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  • The Prodigal Son
  • The Prodigal Son
  • The Prodigal Son
  • The Prodigal Son
  • The Prodigal Son

The Prodigal Son

Inspired by the following passage from the Bible: “Then He (Jesus) said, ‘There was once a man who had two sons. The younger said to his father, “Father, I want right now what’s coming to me.” So the father divided the property between them. It wasn’t long before the younger son packed his bags and left for a distant country. There, undisciplined and dissipated, he wasted everything he had. After he had gone through all his money, there was a bad famine all through that country and he began to hurt. That brought him to his senses. He said, “All those farmhands working for my father sit down to three meals a day, and here I a starving to death. I’m going back to my father.” He got right up and went home to his father. When he was still a long way off, his father saw him. His heart pounding, he ran out, embraced him, and kissed him. The son started his speech: “Father, I’ve sinned against God, I’ve sinned before you; I don’t deserve to be called your son ever again. Take me on as a hired hand.” But the father wasn’t listening. He was calling to the servants, “Quick. Bring a clean set of clothes and dress him. Put the family ring on his finger and sandals on his feet. My son is here—given up for dead and now alive! Given up for lost and now found!” And they began to have a wonderful time.’ ” Luke 15:11-14, 17, 18, 19b, 20-22, 24 (The Message)

size: 30% larger than life

This parable or story of the lost son as recorded by Luke is Jesus’ longest and most detailed of all. Delesprie was commissioned by The Crystal Cathedral to sculpt this heroic sized monument (32% larger than life) inspired by the message of a father’s unconditional love and forgiveness toward his wayward son. The piece, entitled “Coming Home,” can be viewed on the grounds of the Crystal Cathedral, and captures the moment when the penitent son throws himself at his father’s feet.

Notice the son’s tattered robe, his bare, calloused feet, and the many cuts and abrasions on his body. This young man has learned many difficult life lessons since leaving his father and the comforts of home. Now, totally bereft of all he once held dear, his only hope rests with his father. Is it possible his father could take him back as one of his servants? Yes, perhaps, but would he?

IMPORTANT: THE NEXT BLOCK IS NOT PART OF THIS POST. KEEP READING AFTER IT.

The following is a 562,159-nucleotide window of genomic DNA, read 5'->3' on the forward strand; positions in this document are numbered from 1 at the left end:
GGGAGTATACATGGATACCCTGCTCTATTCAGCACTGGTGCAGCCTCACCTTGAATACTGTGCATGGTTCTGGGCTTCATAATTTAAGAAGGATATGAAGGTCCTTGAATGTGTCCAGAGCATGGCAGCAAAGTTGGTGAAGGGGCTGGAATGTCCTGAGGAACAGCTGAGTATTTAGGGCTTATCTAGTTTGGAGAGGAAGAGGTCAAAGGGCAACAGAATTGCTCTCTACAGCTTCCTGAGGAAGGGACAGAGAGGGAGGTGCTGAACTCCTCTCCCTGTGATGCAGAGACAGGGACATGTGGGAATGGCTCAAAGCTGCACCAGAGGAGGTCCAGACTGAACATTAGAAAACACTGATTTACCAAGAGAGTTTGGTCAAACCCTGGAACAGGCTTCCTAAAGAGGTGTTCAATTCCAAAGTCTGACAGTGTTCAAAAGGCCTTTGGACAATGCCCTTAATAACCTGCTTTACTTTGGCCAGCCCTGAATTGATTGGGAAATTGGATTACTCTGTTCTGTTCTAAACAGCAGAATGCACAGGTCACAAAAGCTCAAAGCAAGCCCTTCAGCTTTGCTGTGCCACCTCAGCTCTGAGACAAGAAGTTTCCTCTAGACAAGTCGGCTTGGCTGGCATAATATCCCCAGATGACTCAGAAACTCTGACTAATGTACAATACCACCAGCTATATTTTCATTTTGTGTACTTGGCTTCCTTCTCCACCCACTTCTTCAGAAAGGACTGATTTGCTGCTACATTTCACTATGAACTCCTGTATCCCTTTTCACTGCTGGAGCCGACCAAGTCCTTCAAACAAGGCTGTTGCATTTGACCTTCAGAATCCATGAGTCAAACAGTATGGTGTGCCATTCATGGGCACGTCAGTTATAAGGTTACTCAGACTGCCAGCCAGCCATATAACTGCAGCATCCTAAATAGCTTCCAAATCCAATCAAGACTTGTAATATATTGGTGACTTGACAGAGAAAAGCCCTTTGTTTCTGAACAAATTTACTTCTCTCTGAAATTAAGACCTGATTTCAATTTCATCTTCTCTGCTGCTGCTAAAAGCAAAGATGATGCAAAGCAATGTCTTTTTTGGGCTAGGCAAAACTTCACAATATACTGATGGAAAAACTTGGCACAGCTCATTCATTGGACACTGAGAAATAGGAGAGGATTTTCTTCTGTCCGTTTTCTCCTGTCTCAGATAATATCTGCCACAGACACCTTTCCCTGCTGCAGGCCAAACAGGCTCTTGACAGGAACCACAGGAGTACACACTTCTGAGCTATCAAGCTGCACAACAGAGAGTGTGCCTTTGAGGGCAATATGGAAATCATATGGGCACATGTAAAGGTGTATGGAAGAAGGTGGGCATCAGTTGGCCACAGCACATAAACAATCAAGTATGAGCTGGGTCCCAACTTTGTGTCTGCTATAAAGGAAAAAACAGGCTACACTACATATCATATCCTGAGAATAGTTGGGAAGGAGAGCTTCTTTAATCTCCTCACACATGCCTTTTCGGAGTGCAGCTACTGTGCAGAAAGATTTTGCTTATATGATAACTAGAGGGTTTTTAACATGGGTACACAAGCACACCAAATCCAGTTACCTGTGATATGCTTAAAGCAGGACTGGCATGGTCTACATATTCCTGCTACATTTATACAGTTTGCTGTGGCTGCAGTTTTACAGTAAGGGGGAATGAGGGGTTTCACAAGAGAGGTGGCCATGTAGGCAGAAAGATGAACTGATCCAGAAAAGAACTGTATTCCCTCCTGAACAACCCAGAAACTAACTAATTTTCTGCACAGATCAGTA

Tears of sorrow and repentance flow freely down the son’s face, too long held back from pride. Grasping his father by the neck, he makes his plea and immediately falls to his knees.

As ones eyes lift upward from the desolate figure, a stark contrast of emotion is portrayed on the face of the father. He, too, is weeping, but upon closer scrutiny, it is evident his tears fall out of joy. The father’s gaze is toward Heaven, and it’s easy to imagine him repeatedly mouthing the words, “Thank you, thank you!” Another distinguishing feature of the father is his clothing. His elaborate, ornamented robe and cloak, fastened at the neck with a silken cord, is no different than what his son once wore. By his command, the lost son will be so arrayed by days end.

An interesting detail, on which Delesprie intentionally focused her attention, is the stance of the father as he embraces his son. Observe his bent knees and muscular arms as he almost stoops to raise his beloved son back up to eye level. In the father’s mind, this is not a time to berate his willful child for squandering his inheritance. Here, as in Jesus’ parable, the father, a representation of our own Heavenly Father, is most concerned about restored relationships. After all, his son was lost, and is now found; was dead, and is now alive! –By Allison Garner

  2012  /  Religious  /  Last Updated August 14, 2012 by delesprie-admin  /